There are a number of common questions that end up getting asked whenever someone’s involved in a workers compensation case. Most often asked, almost without fail, is “what is the going and coming rule”, but don’t worry: your questions about this rule, what it means, and when it applies, are about to be answered.
Coming and Going, Going and Coming
The going and coming rule often goes by a number of different ways. Don’t be surprised if someone asks what is the coming and going rule of workers compensation or whether they call it the going and coming rule, as it’s all the same concept just with a slightly different name. In fact, answering the question as to what is the public policy that supports the coming and going rule gives the same answer, no matter what it’s called.
The answer to the public policy question behind the rule is that it’s necessary to help in determining both liability and responsibility for injuries sustained by employees. In this case, what the going and coming rule does is make it easier to determine this liability and responsibility when it comes to employees traveling either to or from work.
Exactly What Is the Going and Coming Rule — and What It Isn’t
The going and coming rule is narrowly interpreted by jurisdictions where it’s valid. It’s only relevant in workers compensation claims, and it’s specifically meant to limit the ability of an injured worker from claiming workers compensation under certain circumstances. The idea is that, even though a worker was traveling either to work or from work, this activity (going and coming) isn’t a work-related task. This means you can’t claim workers compensation in such a situation.
The going and coming rule is only applicable in a handful of situations because of the requirements that need to be met. First, the driver needs to be commuting either to work or from work, the driver needs to be involved in a car accident while commuting, and the injuries the driver receives in the accident need to interfere with the driver’s ability to work in the future.
When the Going and Coming Rule Doesn’t Apply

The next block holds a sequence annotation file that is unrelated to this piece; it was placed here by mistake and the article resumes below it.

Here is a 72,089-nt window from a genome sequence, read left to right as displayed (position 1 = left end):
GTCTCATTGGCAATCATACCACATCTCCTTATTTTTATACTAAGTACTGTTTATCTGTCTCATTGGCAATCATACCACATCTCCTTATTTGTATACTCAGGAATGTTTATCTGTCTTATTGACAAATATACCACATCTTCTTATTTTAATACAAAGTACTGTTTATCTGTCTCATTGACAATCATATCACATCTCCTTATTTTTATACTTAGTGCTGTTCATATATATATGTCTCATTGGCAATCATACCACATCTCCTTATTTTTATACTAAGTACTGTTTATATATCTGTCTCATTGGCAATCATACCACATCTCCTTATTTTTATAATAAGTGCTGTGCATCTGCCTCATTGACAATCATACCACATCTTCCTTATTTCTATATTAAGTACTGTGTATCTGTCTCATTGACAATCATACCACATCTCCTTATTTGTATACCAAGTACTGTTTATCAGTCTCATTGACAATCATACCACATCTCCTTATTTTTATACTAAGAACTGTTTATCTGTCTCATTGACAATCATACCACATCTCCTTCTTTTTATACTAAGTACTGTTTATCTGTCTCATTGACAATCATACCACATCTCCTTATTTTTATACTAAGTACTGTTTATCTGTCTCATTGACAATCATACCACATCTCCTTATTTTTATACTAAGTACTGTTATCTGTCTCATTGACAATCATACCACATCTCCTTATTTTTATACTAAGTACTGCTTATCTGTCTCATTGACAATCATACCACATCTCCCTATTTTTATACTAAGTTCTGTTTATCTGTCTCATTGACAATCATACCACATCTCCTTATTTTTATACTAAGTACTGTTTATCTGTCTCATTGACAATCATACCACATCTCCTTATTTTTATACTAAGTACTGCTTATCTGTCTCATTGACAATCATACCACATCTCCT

In most cases, you’re on your own if you’re injured in a car accident while driving either to or from work. However, there are a number of instances where the going and coming rule does not apply, and this means that your employer may be responsible for paying you workers compensation in the wake of these events. These instances include the following examples:
- Driving a company car. If you were driving a vehicle issued to you by the company and not your personal car, you may be eligible for workers compensation.
- Job-related travel duties. If your job revolves around travel because you’re a bus driver, truck driver, or a police officer, workers compensation is on your side almost all of that time.
- Using your personal vehicle to visit multiple job sites in the course of a single workday. Time spent driving between sites, or between the office and a site, is considered a work activity.
- A business trip. In most jurisdictions, the entirety of your business trip is a work-related task. That includes time spent traveling, staying overnight in hotels, or even just downtime between meetings.
- Running special errands. Did your employer send you on a coffee run? Ask you to pick up their dry cleaning? Congratulations — that’s a work-related activity.
Getting Professional Help
Figuring out whether the going and coming rule can be a complex task. If you have questions about the rule and your own accident, you need to ask a qualified lawyer what is the going and coming rule, how it might apply to your case, and what can be done about claiming compensation from anyone who might be responsible for your injuries.
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